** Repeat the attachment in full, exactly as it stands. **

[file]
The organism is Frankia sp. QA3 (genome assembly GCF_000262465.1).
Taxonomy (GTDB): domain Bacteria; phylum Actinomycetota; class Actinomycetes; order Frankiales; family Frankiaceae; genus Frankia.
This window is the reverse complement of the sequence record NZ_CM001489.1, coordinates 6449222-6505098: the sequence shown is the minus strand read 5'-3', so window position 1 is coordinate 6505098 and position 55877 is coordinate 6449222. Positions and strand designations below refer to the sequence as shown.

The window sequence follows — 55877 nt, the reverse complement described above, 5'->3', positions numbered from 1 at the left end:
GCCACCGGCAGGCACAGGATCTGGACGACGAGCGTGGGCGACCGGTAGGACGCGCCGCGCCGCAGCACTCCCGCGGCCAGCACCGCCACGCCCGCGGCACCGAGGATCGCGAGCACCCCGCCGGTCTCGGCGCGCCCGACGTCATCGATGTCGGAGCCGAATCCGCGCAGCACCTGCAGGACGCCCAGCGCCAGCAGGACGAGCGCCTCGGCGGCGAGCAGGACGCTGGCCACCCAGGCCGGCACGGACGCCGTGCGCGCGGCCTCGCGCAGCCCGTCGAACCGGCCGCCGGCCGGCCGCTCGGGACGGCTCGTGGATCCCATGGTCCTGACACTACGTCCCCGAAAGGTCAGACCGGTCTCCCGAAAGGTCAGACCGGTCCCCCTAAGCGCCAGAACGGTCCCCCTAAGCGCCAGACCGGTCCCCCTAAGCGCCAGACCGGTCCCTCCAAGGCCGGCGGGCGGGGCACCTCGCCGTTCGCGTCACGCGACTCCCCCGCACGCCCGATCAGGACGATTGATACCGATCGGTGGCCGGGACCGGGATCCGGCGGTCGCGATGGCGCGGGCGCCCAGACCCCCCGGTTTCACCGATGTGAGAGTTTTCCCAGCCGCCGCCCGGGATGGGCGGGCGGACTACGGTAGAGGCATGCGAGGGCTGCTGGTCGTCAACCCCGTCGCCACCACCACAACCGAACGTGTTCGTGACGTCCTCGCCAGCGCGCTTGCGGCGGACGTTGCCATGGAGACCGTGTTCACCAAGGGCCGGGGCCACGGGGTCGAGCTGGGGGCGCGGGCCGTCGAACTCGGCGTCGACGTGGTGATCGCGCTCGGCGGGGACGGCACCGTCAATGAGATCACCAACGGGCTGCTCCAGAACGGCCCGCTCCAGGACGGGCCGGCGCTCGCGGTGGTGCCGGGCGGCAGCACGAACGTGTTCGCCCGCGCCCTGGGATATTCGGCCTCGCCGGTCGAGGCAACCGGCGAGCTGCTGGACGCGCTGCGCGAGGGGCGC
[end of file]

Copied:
The organism is Frankia sp. QA3 (genome assembly GCF_000262465.1).
Taxonomy (GTDB): domain Bacteria; phylum Actinomycetota; class Actinomycetes; order Frankiales; family Frankiaceae; genus Frankia.
This window is the reverse complement of the sequence record NZ_CM001489.1, coordinates 6449222-6505098: the sequence shown is the minus strand read 5'-3', so window position 1 is coordinate 6505098 and position 55877 is coordinate 6449222. Positions and strand designations below refer to the sequence as shown.

The window sequence follows — 55877 nt, the reverse complement described above, 5'->3', positions numbered from 1 at the left end:
GCCACCGGCAGGCACAGGATCTGGACGACGAGCGTGGGCGACCGGTAGGACGCGCCGCGCCGCAGCACTCCCGCGGCCAGCACCGCCACGCCCGCGGCACCGAGGATCGCGAGCACCCCGCCGGTCTCGGCGCGCCCGACGTCATCGATGTCGGAGCCGAATCCGCGCAGCACCTGCAGGACGCCCAGCGCCAGCAGGACGAGCGCCTCGGCGGCGAGCAGGACGCTGGCCACCCAGGCCGGCACGGACGCCGTGCGCGCGGCCTCGCGCAGCCCGTCGAACCGGCCGCCGGCCGGCCGCTCGGGACGGCTCGTGGATCCCATGGTCCTGACACTACGTCCCCGAAAGGTCAGACCGGTCTCCCGAAAGGTCAGACCGGTCCCCCTAAGCGCCAGAACGGTCCCCCTAAGCGCCAGACCGGTCCCCCTAAGCGCCAGACCGGTCCCTCCAAGGCCGGCGGGCGGGGCACCTCGCCGTTCGCGTCACGCGACTCCCCCGCACGCCCGATCAGGACGATTGATACCGATCGGTGGCCGGGACCGGGATCCGGCGGTCGCGATGGCGCGGGCGCCCAGACCCCCCGGTTTCACCGATGTGAGAGTTTTCCCAGCCGCCGCCCGGGATGGGCGGGCGGACTACGGTAGAGGCATGCGAGGGCTGCTGGTCGTCAACCCCGTCGCCACCACCACAACCGAACGTGTTCGTGACGTCCTCGCCAGCGCGCTTGCGGCGGACGTTGCCATGGAGACCGTGTTCACCAAGGGCCGGGGCCACGGGGTCGAGCTGGGGGCGCGGGCCGTCGAACTCGGCGTCGACGTGGTGATCGCGCTCGGCGGGGACGGCACCGTCAATGAGATCACCAACGGGCTGCTCCAGAACGGCCCGCTCCAGGACGGGCCGGCGCTCGCGGTGGTGCCGGGCGGCAGCACGAACGTGTTCGCCCGCGCCCTGGGATATTCGGCCTCGCCGGTCGAGGCAACCGGCGAGCTGCTGGACGCGCTGCGCGAGGGGCGC